Comparative Analysis of the Latest Global Oceanic Precipitation Estimates from GPM V07 and GPCP V3.2 Products

Ali Behrangi aDepartment of Hydrology and Atmospheric Sciences, The University of Arizona, Tucson, Arizona

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Yang Song aDepartment of Hydrology and Atmospheric Sciences, The University of Arizona, Tucson, Arizona

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George J. Huffman bNASA Goddard Space Flight Center, Greenbelt, Maryland

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Robert F. Adler cESSIC, University of Maryland, College Park, College Park, Maryland

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Abstract

Satellites bring opportunities to quantify precipitation amount and distribution over the globe, critical to understanding how the Earth system works. The amount and spatial distribution of oceanic precipitation from the latest versions (V07 and the previous version) of the Global Precipitation Measurement (GPM) Core Observatory instruments and selected members of the constellation of passive microwave sensors are quantified and compared with other products such as the Global Precipitation Climatology Project (GPCP V3.2); the Merged CloudSat, TRMM, and GPM (MCTG) climatology; and ERA5. Results show that GPM V07 products have a higher precipitation rate than the previous version, except for the radar-only product. Within ∼65°S–65°N, covered by all of the instruments, this increase ranges from about 9% for the combined radar–radiometer product to about 16% for radiometer-only products. While GPM precipitation products still show lower mean precipitation rate than MCTG (except over the tropics and Arctic Ocean), the V07 products (except radar-only) are generally more consistent with MCTG and GPCP V3.2 than V05. Over the tropics (25°S–25°N), passive microwave sounders show the highest precipitation rate among all of the precipitation products studied and the highest increase (∼19%) compared to their previous version. Precipitation products are least consistent in midlatitude oceans in the Southern Hemisphere, displaying the largest spread in mean precipitation rate and location of latitudinal peak precipitation. Precipitation products tend to show larger spread over regions with low and high values of sea surface temperature and total precipitable water. The analysis highlights major discrepancies among the products and areas for future research.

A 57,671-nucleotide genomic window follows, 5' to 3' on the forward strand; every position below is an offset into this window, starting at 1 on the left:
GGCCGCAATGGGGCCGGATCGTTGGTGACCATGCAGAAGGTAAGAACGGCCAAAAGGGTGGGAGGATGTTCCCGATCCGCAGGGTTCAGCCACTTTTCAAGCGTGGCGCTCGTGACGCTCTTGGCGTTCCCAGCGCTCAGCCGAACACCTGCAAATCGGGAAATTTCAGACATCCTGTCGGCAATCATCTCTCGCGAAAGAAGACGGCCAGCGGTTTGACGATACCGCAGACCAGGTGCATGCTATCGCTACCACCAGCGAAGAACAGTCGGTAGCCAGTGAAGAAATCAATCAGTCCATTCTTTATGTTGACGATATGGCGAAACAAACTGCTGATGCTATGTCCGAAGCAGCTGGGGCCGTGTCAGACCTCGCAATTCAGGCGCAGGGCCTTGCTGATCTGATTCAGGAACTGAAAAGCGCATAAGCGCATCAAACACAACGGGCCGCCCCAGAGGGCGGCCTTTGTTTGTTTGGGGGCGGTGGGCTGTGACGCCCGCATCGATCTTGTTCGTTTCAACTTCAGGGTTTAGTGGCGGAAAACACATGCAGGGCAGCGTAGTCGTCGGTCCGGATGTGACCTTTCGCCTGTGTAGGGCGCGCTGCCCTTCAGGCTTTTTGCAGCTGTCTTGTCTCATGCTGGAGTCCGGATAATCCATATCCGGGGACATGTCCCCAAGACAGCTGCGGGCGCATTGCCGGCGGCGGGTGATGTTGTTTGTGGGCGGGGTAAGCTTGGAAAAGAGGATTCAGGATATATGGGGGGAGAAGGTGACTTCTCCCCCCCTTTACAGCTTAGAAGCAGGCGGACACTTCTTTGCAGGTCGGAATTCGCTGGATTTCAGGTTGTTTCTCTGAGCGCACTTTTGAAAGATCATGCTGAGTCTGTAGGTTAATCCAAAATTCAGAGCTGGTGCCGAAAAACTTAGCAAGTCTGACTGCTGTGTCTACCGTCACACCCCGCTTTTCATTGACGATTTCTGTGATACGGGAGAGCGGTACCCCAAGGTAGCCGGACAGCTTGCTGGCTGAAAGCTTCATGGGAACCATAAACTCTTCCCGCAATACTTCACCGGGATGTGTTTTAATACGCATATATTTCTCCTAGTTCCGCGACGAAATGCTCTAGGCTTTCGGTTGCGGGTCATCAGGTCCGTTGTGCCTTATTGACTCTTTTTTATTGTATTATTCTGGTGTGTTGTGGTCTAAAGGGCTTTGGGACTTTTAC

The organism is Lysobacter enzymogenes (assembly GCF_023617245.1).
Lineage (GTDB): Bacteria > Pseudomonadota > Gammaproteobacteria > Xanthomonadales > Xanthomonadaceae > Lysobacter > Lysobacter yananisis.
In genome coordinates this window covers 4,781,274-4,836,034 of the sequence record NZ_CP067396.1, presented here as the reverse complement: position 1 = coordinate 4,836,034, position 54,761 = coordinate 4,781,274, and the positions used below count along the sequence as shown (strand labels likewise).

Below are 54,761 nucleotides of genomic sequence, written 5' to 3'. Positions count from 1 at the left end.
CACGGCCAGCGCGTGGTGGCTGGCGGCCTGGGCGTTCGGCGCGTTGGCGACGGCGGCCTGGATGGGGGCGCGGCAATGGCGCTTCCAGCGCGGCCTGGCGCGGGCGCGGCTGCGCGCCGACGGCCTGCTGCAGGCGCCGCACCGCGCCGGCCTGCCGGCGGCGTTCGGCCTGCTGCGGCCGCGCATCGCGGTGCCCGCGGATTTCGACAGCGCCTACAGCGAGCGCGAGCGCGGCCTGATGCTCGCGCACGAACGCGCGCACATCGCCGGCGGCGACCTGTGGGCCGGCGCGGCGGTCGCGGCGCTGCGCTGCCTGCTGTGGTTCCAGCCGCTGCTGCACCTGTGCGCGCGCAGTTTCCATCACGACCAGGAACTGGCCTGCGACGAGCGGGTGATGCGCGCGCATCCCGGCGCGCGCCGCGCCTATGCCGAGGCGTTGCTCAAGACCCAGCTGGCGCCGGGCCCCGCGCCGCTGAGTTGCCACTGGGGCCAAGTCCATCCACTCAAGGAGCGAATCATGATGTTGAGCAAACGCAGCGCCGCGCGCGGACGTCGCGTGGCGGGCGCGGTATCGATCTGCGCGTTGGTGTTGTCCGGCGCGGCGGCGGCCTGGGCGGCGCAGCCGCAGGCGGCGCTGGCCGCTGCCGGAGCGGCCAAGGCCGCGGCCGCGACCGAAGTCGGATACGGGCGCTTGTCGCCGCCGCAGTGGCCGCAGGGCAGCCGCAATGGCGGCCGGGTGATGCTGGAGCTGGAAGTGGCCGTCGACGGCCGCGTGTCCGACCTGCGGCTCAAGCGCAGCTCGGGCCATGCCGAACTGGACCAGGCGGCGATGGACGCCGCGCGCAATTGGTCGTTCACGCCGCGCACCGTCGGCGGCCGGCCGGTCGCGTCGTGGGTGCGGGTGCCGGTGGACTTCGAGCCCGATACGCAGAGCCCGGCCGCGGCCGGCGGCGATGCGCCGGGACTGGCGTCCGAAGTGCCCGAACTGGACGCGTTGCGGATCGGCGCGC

© 2024 American Meteorological Society. This published article is licensed under the terms of the default AMS reuse license. For information regarding reuse of this content and general copyright information, consult the AMS Copyright Policy (www.ametsoc.org/PUBSReuseLicenses).

Corresponding author: Ali Behrangi, behrangi@arizona.edu

Abstract

Satellites bring opportunities to quantify precipitation amount and distribution over the globe, critical to understanding how the Earth system works. The amount and spatial distribution of oceanic precipitation from the latest versions (V07 and the previous version) of the Global Precipitation Measurement (GPM) Core Observatory instruments and selected members of the constellation of passive microwave sensors are quantified and compared with other products such as the Global Precipitation Climatology Project (GPCP V3.2); the Merged CloudSat, TRMM, and GPM (MCTG) climatology; and ERA5. Results show that GPM V07 products have a higher precipitation rate than the previous version, except for the radar-only product. Within ∼65°S–65°N, covered by all of the instruments, this increase ranges from about 9% for the combined radar–radiometer product to about 16% for radiometer-only products. While GPM precipitation products still show lower mean precipitation rate than MCTG (except over the tropics and Arctic Ocean), the V07 products (except radar-only) are generally more consistent with MCTG and GPCP V3.2 than V05. Over the tropics (25°S–25°N), passive microwave sounders show the highest precipitation rate among all of the precipitation products studied and the highest increase (∼19%) compared to their previous version. Precipitation products are least consistent in midlatitude oceans in the Southern Hemisphere, displaying the largest spread in mean precipitation rate and location of latitudinal peak precipitation. Precipitation products tend to show larger spread over regions with low and high values of sea surface temperature and total precipitable water. The analysis highlights major discrepancies among the products and areas for future research.

© 2024 American Meteorological Society. This published article is licensed under the terms of the default AMS reuse license. For information regarding reuse of this content and general copyright information, consult the AMS Copyright Policy (www.ametsoc.org/PUBSReuseLicenses).

Corresponding author: Ali Behrangi, behrangi@arizona.edu

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